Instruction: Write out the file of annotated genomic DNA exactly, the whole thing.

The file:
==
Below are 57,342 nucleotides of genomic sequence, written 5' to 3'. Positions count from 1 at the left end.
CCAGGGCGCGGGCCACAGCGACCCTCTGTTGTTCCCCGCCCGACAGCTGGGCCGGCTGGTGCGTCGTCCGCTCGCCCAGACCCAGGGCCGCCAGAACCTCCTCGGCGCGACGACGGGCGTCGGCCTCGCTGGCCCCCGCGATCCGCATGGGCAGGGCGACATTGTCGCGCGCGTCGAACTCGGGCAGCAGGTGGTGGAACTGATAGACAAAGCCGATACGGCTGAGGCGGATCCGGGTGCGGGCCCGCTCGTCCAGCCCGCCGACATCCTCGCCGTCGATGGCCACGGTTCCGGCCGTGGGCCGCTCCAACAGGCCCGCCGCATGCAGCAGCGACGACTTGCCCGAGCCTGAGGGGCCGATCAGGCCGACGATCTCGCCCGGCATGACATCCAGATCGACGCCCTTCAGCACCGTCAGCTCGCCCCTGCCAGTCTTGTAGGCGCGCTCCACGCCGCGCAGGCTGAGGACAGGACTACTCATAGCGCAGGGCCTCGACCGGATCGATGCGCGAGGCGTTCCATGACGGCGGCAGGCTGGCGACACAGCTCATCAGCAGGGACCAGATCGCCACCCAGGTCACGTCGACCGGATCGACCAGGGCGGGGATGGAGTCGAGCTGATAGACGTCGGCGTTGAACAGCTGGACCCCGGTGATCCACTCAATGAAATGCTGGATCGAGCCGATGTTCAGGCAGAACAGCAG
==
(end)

Below are 57,342 nucleotides of genomic sequence, written 5' to 3'. Positions count from 1 at the left end.
CCAGGGCGCGGGCCACAGCGACCCTCTGTTGTTCCCCGCCCGACAGCTGGGCCGGCTGGTGCGTCGTCCGCTCGCCCAGACCCAGGGCCGCCAGAACCTCCTCGGCGCGACGACGGGCGTCGGCCTCGCTGGCCCCCGCGATCCGCATGGGCAGGGCGACATTGTCGCGCGCGTCGAACTCGGGCAGCAGGTGGTGGAACTGATAGACAAAGCCGATACGGCTGAGGCGGATCCGGGTGCGGGCCCGCTCGTCCAGCCCGCCGACATCCTCGCCGTCGATGGCCACGGTTCCGGCCGTGGGCCGCTCCAACAGGCCCGCCGCATGCAGCAGCGACGACTTGCCCGAGCCTGAGGGGCCGATCAGGCCGACGATCTCGCCCGGCATGACATCCAGATCGACGCCCTTCAGCACCGTCAGCTCGCCCCTGCCAGTCTTGTAGGCGCGCTCCACGCCGCGCAGGCTGAGGACAGGACTACTCATAGCGCAGGGCCTCGACCGGATCGATGCGCGAGGCGTTCCATGACGGCGGCAGGCTGGCGACACAGCTCATCAGCAGGGACCAGATCGCCACCCAGGTCACGTCGACCGGATCGACCAGGGCGGGGATGGAGTCGAGCTGATAGACGTCGGCGTTGAACAGCTGGACCCCGGTGATCCACTCAATGAAATGCTGGATCGAGCCGATGTTCAGGCAGAACAGCAG